l The number of warheads on each submarine is being lowered from 48 to 40, and may already have been completed. This will lower the number of “operationally available” warheads from 160 to 120. By the mid-2020s, the stockpile will be reduced to “not more than 180.” Detailed overview of British forces is here. Detailed overview of British forces is here m Although Israel has produced enough plutonium for 100-200 warheads, the number of delivery platforms and estimates made by the U.S. intelligence community suggest that the stockpile might include approximately 80 warheads. Detailed 2014 overview of Israeli forces is here. Detailed 2014 overview of Israeli forces is here n None of Pakistan’s warheads are thought to be deployed but kept in central storage, most in the southern parts of the country. More warheads are in production. Detailed overview here. Detailed overview here o Indian nuclear warheads are not deployed but in central storage. More warheads are in production. Detailed overview of Indian forces is here. Detailed overview of Indian forces is here
p Despite three North Korean nuclear tests, there is no publicly available evidence that North Korea has miniaturized and operationalized its nuclear weapons capability. A 2013 world survey by the U.S. Air Force National Air and Space Intelligence Center (NASIC) does not credit any of North Korea’s ballistic missiles with any nuclear capability. world survey q Numbers may not add up due to rounding and uncertainty about the operational status of the four lesser nuclear weapons states and the uncertainty about the size of the total inventories of three of the five initial nuclear powers.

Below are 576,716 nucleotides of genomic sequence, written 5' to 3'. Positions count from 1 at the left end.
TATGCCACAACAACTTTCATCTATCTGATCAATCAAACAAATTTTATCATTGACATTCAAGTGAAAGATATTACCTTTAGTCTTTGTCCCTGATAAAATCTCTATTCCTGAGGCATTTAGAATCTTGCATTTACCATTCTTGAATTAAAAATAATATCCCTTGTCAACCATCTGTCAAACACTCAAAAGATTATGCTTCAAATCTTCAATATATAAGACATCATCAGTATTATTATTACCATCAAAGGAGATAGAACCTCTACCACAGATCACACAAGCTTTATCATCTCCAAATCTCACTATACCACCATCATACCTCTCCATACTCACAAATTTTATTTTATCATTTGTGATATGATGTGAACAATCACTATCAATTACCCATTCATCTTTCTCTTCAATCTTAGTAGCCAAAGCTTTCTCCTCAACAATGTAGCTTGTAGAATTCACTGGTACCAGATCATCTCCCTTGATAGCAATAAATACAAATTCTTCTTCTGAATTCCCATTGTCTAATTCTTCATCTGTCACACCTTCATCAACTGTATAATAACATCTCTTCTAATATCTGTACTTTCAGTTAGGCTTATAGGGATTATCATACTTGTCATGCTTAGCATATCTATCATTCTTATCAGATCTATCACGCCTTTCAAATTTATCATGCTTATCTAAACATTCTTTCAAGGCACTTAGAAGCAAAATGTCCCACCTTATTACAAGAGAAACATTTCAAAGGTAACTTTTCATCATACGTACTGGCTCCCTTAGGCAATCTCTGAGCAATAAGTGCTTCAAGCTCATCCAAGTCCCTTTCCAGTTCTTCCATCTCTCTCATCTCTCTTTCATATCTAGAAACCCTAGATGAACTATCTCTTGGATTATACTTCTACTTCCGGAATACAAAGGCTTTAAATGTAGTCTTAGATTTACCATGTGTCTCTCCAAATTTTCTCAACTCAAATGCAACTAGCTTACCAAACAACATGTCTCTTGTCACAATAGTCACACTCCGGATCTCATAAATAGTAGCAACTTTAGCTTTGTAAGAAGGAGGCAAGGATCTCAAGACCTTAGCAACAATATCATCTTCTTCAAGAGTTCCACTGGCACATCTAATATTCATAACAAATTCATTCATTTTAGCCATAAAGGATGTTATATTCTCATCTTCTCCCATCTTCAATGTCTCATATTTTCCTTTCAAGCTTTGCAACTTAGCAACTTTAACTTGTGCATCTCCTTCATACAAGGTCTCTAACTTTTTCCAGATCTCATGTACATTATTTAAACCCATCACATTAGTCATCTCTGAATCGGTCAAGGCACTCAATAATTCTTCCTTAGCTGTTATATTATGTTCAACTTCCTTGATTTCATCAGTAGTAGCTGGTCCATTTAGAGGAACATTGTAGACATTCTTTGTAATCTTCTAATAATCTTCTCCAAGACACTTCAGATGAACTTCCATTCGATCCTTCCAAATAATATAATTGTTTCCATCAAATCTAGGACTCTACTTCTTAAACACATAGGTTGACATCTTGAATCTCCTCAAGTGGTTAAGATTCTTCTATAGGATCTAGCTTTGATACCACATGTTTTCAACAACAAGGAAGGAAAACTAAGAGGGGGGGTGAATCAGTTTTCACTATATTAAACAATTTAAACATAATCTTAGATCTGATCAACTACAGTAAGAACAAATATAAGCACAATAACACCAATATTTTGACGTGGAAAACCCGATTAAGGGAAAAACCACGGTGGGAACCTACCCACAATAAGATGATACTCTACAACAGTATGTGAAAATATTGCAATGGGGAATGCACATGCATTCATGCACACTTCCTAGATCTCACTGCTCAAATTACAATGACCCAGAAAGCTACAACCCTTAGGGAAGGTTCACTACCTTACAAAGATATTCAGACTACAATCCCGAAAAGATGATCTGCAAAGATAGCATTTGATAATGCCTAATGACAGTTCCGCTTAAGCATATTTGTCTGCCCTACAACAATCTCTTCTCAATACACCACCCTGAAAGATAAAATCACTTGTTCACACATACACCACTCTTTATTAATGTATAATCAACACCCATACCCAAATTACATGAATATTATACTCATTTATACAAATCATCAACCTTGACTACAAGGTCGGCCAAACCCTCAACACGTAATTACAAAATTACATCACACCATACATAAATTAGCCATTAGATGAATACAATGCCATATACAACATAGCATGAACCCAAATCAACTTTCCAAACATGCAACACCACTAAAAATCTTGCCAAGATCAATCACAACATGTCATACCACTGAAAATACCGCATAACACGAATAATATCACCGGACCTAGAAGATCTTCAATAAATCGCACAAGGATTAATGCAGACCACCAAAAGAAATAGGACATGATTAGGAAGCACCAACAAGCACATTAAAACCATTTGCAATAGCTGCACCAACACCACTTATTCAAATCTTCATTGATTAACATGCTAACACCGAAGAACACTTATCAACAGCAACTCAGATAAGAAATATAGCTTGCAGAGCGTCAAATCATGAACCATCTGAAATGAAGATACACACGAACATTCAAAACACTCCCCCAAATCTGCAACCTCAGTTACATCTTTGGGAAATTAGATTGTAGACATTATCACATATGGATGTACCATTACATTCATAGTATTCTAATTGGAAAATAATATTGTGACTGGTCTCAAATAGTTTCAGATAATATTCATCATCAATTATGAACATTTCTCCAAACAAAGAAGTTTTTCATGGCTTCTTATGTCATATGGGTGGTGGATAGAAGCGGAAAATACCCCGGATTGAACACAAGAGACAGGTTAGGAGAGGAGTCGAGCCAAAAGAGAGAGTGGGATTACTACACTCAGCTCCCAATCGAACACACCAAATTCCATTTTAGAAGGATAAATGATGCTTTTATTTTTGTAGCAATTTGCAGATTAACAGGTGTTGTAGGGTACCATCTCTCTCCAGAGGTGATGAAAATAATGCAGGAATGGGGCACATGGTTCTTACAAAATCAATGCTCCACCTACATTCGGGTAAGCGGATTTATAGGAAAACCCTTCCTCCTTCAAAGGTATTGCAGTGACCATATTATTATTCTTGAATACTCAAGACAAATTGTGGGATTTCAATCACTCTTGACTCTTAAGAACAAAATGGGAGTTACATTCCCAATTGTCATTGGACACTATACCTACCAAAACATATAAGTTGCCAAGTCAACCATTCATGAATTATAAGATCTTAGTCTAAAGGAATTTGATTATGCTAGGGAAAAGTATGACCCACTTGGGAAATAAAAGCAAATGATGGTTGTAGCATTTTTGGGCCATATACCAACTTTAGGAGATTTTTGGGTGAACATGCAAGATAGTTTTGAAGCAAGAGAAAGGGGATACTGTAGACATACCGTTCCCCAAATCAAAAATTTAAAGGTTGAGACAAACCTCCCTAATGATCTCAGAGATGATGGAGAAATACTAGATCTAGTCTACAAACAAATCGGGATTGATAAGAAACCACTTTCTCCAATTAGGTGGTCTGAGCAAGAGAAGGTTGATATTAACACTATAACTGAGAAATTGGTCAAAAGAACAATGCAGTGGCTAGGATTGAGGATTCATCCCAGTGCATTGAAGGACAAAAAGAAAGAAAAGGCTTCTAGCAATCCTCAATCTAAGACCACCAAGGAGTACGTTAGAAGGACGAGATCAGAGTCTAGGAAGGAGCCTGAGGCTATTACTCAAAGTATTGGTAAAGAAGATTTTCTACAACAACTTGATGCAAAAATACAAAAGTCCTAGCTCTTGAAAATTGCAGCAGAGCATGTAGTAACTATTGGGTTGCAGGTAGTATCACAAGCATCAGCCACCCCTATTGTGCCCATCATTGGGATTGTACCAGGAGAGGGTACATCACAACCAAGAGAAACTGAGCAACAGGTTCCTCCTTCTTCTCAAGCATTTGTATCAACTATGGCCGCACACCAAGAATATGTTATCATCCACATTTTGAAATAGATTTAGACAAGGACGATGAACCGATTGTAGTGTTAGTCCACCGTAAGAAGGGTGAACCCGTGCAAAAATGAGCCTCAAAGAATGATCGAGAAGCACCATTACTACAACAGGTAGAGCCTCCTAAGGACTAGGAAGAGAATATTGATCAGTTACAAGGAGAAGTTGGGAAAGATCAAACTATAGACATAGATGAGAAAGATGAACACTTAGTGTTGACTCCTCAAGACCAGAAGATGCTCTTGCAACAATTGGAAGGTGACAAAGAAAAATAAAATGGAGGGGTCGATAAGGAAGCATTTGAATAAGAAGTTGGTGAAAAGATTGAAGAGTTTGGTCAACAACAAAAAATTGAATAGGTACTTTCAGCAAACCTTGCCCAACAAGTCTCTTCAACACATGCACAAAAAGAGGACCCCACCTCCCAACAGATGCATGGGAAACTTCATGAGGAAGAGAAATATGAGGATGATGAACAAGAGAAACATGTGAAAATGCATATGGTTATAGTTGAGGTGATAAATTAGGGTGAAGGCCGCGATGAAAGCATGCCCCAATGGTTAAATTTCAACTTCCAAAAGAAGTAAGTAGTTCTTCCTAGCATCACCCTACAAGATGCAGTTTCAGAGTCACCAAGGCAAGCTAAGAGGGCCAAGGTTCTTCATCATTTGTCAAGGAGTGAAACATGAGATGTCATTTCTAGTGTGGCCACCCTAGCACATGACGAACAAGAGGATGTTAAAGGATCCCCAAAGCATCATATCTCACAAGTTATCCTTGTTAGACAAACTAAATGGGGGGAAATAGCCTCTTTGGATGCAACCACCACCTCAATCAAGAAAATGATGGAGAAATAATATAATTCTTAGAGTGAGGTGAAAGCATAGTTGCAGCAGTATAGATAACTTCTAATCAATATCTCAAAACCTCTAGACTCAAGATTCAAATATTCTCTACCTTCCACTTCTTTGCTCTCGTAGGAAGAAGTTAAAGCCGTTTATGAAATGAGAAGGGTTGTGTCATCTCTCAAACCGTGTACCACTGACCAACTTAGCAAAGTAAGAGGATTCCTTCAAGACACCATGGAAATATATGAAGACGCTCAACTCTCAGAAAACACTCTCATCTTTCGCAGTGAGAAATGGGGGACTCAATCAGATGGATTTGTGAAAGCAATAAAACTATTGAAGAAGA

NewSTART Treaty: US and Russia Aggregate limits: 1,550 warheads. Warheads on deployed ICBMs and deployed SLBMs count toward this limit and each deployed heavy bomber equipped for nuclear armaments counts as one warhead toward this limit. This limit is 74% lower than the limit of the 1991 START Treaty and 30% lower than the deployed strategic warhead limit of the 2002 Moscow Treaty. A combined limit of 800 deployed and non-deployed ICBM launchers, SLBM launchers, and heavy bombers equipped for nuclear armaments. A separate limit of 700 deployed ICBMs, deployed SLBMs, and deployed heavy bombers equipped for nuclear armaments. This limit is less than half the corresponding strategic nuclear delivery vehicle limit of the START Treaty. – White House explanation
In other words, … New START provides the parties with 7 years to reduce their forces, and will remain in force for a total of 10 years. It limits each side to no more than 800 deployed and nondeployed land-based intercontinental ballistic missile (ICBM) and submarine- launched ballistic missile (SLBM) launchers and deployed and nondeployed heavy bombers equipped to carry nuclear armaments. Within that total, each side can retain no more than 700 deployed ICBMs, deployed SLBMs, and deployed heavy bombers equipped to carry nuclear armaments. The treaty also limits each side to no more than 1,550 deployed warheads; those are the actual number of warheads on deployed ICBMs and SLBMs, and one warhead for each deployed heavy bomber. - Congressional Research Service explanation
An important technicality Notice that each bomber is counted as one warhead although the bombers actually carry more than one gravity bomb or air launched cruise missile (ALCM).